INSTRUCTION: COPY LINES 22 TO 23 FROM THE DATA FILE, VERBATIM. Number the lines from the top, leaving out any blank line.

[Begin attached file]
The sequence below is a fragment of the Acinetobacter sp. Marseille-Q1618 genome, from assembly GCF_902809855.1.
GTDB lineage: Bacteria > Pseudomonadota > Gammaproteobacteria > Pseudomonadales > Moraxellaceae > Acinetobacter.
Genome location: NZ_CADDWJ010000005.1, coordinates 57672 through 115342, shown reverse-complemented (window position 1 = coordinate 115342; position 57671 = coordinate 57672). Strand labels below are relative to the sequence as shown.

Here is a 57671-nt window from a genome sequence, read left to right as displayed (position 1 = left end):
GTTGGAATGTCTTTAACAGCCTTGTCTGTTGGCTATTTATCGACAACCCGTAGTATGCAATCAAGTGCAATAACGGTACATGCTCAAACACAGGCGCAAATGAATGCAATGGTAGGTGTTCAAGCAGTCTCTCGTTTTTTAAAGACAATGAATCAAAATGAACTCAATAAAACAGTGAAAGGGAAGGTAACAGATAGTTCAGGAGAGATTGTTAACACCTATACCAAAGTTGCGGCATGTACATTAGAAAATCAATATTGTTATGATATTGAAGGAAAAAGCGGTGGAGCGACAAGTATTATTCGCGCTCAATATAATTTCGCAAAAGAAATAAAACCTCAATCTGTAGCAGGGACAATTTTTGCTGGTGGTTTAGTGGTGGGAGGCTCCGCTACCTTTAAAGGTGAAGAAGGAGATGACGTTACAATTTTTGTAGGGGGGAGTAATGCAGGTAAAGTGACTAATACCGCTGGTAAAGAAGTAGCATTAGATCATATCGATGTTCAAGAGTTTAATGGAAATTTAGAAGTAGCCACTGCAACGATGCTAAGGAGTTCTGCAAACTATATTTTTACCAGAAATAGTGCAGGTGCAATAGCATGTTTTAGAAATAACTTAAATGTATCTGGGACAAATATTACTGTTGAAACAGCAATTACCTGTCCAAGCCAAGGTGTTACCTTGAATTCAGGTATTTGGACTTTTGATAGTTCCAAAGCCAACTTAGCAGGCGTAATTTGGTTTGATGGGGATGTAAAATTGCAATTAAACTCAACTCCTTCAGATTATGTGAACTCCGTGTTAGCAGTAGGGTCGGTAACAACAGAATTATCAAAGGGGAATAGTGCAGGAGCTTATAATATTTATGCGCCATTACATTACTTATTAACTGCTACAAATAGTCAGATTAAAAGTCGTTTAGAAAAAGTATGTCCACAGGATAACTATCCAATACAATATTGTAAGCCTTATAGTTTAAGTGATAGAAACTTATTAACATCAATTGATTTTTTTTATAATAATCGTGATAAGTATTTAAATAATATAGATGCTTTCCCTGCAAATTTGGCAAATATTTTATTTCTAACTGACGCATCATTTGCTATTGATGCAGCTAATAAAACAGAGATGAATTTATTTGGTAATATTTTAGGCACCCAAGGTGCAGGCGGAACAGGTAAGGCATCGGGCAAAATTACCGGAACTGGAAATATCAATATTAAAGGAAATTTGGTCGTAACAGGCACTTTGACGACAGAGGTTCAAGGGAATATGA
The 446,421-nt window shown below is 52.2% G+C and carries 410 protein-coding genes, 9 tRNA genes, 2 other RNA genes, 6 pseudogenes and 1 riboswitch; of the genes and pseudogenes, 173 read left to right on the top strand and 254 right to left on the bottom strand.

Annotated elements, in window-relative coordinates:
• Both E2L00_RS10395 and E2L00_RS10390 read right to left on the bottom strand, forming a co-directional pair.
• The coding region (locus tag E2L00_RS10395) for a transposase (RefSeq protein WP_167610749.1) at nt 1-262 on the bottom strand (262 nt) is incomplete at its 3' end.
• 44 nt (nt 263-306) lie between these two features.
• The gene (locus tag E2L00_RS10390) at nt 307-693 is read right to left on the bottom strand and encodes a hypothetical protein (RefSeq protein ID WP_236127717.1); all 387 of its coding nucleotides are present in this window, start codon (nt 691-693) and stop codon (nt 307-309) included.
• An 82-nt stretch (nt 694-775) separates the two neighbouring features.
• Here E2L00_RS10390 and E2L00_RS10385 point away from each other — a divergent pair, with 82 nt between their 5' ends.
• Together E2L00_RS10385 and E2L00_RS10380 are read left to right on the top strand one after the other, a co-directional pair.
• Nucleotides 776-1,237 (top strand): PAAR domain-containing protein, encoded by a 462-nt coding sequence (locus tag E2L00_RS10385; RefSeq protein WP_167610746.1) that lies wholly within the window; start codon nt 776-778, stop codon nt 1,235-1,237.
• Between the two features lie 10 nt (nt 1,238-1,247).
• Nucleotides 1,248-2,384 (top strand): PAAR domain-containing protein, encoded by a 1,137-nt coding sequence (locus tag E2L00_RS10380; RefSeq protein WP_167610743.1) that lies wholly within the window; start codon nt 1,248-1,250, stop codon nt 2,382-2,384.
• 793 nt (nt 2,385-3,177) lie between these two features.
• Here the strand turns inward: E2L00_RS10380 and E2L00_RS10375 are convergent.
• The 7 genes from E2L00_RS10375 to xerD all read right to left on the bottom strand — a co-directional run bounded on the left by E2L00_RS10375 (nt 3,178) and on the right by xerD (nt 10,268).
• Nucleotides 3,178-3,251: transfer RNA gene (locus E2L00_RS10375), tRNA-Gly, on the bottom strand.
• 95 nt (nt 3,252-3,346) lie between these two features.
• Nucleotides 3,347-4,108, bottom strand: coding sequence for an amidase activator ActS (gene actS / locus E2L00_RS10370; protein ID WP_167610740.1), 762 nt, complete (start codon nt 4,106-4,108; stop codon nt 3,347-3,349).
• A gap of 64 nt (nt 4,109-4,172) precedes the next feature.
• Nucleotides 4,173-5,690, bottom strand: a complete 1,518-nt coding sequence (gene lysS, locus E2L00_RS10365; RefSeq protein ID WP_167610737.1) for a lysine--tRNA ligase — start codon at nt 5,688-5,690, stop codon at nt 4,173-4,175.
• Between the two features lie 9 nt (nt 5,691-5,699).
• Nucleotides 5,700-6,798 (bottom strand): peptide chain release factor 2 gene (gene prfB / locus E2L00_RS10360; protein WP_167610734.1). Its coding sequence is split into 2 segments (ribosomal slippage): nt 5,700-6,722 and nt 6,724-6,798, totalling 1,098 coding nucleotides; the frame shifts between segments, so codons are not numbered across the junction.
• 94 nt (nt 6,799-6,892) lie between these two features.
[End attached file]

• 95 nt (nt 3,252-3,346) lie between these two features.
• Nucleotides 3,347-4,108, bottom strand: coding sequence for an amidase activator ActS (gene actS / locus E2L00_RS10370; protein ID WP_167610740.1), 762 nt, complete (start codon nt 4,106-4,108; stop codon nt 3,347-3,349).